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Citi strategist warns of 'Oilmageddon'



The selloff on Wall Street continued Friday, with the Dow closing down 211.75 points, ending at 16,204.83, off 1.29 percent.

A CNBC article posted Friday as the top headline on the Drudge Report warned that the global economy is trapped in a “death spiral” dubbed by Citibank strategist Jonathan Stubb as “Oilmageddon” – referring to the dramatic drop in world oil prices and the possibility of a global economic meltdown, or “Armageddon.”

“The world appears to be trapped in a circular reference death spiral,” Citi strategists led by Jonathan Stubbs said in a report Thursday, as reported by CNBC.

“Stronger U.S. dollar, weaker oil/commodity prices, weaker world trade/petrodollar liquidity, weaker EM (and global growth) … and repeat. Ad infinitum, this would lead to Oilmageddon, a ‘significant and synchronized’ global recession and a proper modern-day equity bear market.”

Stubbs noted crude oil prices have tumbled by about 70 percent since the middle of 2014. The dollar, meanwhile, has risen about 20 percent against an international basket of currencies, with the prospect the world economy will grow sluggishly, increasing only by 2.7 percent in 2016, half the growth Citi projected only last month.

Minimum wage jobs and foreign workers

Meanwhile, popular economic blog ZeroHedge.com took the air out of President Obama’s announcement Friday that unemployment has fallen to 4.9 percent by pointing out that 70 percent of the job gains in January went to minimum-wage workers.

ZeroHedge.com further reported that 1.4 million relatively high-paying manufacturing jobs lost by the U.S. economy since December 2007 have been replaced by 1.6 million relatively low-paying waiter and bartender jobs created in the U.S. economy.

Since December 2007, considered by many to be the start of the current prolonged recession that ZeroHedge.com suggests has the possibility of developing into a second Great Depression, all job gains in the U.S. economy have gone to foreign-born workers.

According to the Bureau of Labor Statistics, since December 2007, the U.S. has added just 186,000 native-born workers while adding 2.5 million foreign workers.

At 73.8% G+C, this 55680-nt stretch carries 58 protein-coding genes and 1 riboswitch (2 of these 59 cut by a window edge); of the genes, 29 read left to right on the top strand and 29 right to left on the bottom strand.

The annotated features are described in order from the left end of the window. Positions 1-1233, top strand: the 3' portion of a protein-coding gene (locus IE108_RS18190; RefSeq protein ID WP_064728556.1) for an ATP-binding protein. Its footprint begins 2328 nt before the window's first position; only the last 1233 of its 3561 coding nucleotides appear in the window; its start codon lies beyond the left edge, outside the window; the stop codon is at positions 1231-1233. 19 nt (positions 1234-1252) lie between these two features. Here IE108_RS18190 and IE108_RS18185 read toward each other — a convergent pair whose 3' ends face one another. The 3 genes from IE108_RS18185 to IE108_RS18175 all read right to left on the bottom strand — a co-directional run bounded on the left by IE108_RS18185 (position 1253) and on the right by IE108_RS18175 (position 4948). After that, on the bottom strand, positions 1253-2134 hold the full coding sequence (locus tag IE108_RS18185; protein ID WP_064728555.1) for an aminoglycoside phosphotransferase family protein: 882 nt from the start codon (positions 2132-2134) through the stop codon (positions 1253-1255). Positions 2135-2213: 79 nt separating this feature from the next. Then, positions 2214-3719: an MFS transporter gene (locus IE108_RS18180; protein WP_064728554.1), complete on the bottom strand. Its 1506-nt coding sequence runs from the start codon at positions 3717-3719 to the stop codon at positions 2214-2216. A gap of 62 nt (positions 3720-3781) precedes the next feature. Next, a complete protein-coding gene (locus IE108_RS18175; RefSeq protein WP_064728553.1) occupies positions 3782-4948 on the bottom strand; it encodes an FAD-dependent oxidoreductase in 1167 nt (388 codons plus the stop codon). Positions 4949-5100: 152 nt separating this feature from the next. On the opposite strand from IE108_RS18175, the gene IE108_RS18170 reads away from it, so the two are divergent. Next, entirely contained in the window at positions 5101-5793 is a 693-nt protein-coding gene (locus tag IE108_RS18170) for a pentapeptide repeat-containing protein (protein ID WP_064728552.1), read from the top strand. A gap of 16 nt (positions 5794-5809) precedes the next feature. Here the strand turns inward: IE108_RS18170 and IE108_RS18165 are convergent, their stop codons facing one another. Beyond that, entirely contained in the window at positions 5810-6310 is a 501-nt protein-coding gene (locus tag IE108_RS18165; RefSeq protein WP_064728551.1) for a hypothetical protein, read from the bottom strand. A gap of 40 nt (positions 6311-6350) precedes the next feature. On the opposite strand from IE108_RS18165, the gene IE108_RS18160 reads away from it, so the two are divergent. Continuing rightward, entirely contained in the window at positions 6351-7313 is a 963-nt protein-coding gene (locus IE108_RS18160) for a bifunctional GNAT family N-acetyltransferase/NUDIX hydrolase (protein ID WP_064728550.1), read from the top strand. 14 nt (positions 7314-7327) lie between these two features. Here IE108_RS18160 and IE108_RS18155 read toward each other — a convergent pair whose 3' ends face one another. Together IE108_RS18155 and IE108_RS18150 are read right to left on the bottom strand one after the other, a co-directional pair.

Reasons for the 2016 stock market crash

What appears to be shaping up as the “Crash of 2016” is being blamed on a historic drop in oil prices and the fall of Chinese currency.

The price of crude oil has plunged to $26.30 a barrel, its lowest since May 2003. The problem today clearly is a global oil oversupply that has discredited the “peak oil” fears of previous decades that the world was exhausting the supply.

In January, China allowed the biggest fall in the yuan in five months, causing trading in its stock market to be suspended twice. China’s currency has continued to drop since a 2 percent devaluation last August touched off a global stock-market selloff that prefigured what global equity markets are experiencing in January.

On Feb. 2, Bloomberg reported the Chinese government is stepping up efforts to ward off a potential economic crisis in which an estimated $1 trillion in capital outflows left China last year and mounting bad debts threaten to cripple the Chinese banking system.

On Dec. 16, 2015, the Federal Reserve Open Market Committee decided to raise rates for the first time since June 29, 2006, increasing the target federal funds rate modestly, from zero to 25 basis points (0.25 points).

WND has reported analysts’ warnings that the Federal Reserve’s quantitative easing policy – under which it printed money to buy U.S. Treasury debt – was an artificial means to contain interest rates at near zero that would backfire in a broad stock-market selloff once the Fed began to raise benchmark interest rates.

As WND reported last month, William White, the Swiss-based chairman of the OECD’s review committee and former chief economist of the Bank of International Settlements, has warned that the global financial system has become dangerously unstable, facing “an avalanche of bankruptcies” worse than 2007 at a time when central banks have run out of “macroeconomic ammunition” to fight downturns.

“Debts have continued to build up over the last eight years and they have reached such levels in every part of the world that they have become a potent cause for mischief,” White said.

“It will become obvious in the next recession that many of these debts will never be serviced or repaid, and this will be uncomfortable for a lot of people who think they own assets that are worth something,” he cautioned.

White noted European banks already have admitted to holding $1 trillion of non-performing loans.

“The only question is whether we are able to look reality in the eye and face what is coming in an orderly fashion, or whether it will be disorderly,” he said. “Debt jubilees have been going on for 5,000 years, as far back as the Sumerians.”

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